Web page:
With Netflix’s The Crown picking up awards and the BBC’s Charles III coming soon, it’s a right royal time for the British monarchy on TV at the moment!
And there’s more to come, as Dick Clement and Ian La Frenais, the writing team behind much-loved sitcoms The Likely Lads, Auf Wiedersehen Pet and Porridge, have penned new comedy Henry IX for Gold, which will air in the spring.
Set in present-day England, the three-parter stars Downton Abbey’s Charles Edwards as the titular fictional monarch who, after 25 years on the throne, is experiencing a mid-life crisis.
“Henry is very well loved, and he’s managed very well by his coterie of advisers,” explains Charles, whose striking physical resemblance to Michael Palin saw him cast as the Monty Python member in Holy Flying Circus. “But behind that, he’s all at sea in his role as King and in his personal life. He’s around my age, 47, and he’s thinking: ‘Is this it?’”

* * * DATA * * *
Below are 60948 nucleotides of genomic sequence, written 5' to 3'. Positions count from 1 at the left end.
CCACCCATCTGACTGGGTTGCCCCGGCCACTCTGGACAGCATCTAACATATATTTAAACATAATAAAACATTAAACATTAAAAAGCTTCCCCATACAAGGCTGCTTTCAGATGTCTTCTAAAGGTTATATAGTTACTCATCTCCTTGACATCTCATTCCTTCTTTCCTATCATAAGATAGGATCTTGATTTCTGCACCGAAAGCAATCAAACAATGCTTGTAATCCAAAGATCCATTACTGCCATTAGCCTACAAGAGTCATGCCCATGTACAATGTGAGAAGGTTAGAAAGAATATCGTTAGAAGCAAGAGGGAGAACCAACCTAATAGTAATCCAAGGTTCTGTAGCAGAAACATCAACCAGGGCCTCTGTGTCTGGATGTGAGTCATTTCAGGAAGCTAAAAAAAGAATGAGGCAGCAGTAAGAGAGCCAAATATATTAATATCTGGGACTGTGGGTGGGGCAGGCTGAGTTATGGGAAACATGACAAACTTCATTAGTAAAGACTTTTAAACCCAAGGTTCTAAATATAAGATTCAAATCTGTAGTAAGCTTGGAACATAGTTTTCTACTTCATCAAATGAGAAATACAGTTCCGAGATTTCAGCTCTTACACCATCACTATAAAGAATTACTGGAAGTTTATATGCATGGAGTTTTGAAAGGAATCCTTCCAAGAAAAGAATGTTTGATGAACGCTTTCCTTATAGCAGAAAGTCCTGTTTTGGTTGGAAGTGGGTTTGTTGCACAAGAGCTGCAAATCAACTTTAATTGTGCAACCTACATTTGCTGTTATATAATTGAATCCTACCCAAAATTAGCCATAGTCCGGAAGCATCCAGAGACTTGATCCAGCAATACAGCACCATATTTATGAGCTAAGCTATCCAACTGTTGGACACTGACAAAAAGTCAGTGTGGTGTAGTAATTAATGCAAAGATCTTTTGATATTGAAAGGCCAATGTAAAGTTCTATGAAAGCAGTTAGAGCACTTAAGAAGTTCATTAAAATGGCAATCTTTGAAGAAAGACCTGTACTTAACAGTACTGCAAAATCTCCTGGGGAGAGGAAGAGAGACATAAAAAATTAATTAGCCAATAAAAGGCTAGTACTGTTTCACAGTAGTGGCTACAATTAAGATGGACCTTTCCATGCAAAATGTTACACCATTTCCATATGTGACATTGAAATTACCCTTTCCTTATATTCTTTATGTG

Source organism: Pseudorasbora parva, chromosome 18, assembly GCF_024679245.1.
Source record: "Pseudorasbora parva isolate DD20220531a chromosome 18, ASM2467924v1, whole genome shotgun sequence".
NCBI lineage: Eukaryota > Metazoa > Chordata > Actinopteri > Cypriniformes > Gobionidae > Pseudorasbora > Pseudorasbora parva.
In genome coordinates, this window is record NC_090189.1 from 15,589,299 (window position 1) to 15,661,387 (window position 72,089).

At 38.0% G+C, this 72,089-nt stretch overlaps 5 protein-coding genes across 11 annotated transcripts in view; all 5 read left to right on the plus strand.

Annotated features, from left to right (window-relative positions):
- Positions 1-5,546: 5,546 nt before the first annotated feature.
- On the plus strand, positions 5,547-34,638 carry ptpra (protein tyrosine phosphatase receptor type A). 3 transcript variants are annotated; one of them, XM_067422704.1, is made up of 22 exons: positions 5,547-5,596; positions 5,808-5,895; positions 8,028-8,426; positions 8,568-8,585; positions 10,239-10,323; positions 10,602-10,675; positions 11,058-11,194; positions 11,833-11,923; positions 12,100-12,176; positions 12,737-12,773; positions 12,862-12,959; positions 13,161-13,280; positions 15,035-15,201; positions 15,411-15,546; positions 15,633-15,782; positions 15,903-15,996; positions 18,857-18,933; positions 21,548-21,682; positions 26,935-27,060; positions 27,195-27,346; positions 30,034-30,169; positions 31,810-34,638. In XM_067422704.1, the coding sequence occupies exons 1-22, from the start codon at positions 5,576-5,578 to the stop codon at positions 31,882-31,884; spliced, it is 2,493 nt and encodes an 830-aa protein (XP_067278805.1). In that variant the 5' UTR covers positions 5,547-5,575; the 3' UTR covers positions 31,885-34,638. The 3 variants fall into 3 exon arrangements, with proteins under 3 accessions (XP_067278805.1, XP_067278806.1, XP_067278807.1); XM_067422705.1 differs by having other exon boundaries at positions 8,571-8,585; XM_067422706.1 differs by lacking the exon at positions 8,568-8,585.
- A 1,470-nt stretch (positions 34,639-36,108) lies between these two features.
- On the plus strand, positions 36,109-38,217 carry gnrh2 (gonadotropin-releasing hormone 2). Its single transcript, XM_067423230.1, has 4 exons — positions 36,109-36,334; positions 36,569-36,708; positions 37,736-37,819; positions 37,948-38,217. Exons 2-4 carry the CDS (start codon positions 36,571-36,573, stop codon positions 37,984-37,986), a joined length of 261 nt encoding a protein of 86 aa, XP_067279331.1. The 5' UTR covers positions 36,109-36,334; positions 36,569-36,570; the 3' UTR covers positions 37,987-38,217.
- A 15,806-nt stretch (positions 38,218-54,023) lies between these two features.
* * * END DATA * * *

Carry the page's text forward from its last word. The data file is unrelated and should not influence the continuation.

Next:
Appearing alongside Charles is a stellar cast that includes Colin Salmon as the King’s advisor, Annette Crosbie as his mother, Sally Phillips as his Scandinavian wife, Don Warrington as his valet and Kara Tointon as a florist who catches his eye.
For leading man Charles, who played publisher Michael Gregson in Downton and is currently appearing in TV drama The Halcyon, it’s the latest in a string of royal-related roles – he’s previously played Edward VIII in Bertie and Elizabeth, King George V in the stage play The King’s Speech and Princess Diana’s private secretary in the 2013 film Diana.
“There’s always a taste for royal stuff on TV, and we are constantly revisiting them,” he admits. “There’s a fascination with what goes on behind closed doors – and that’s partly the appeal of something like Downton Abbey.”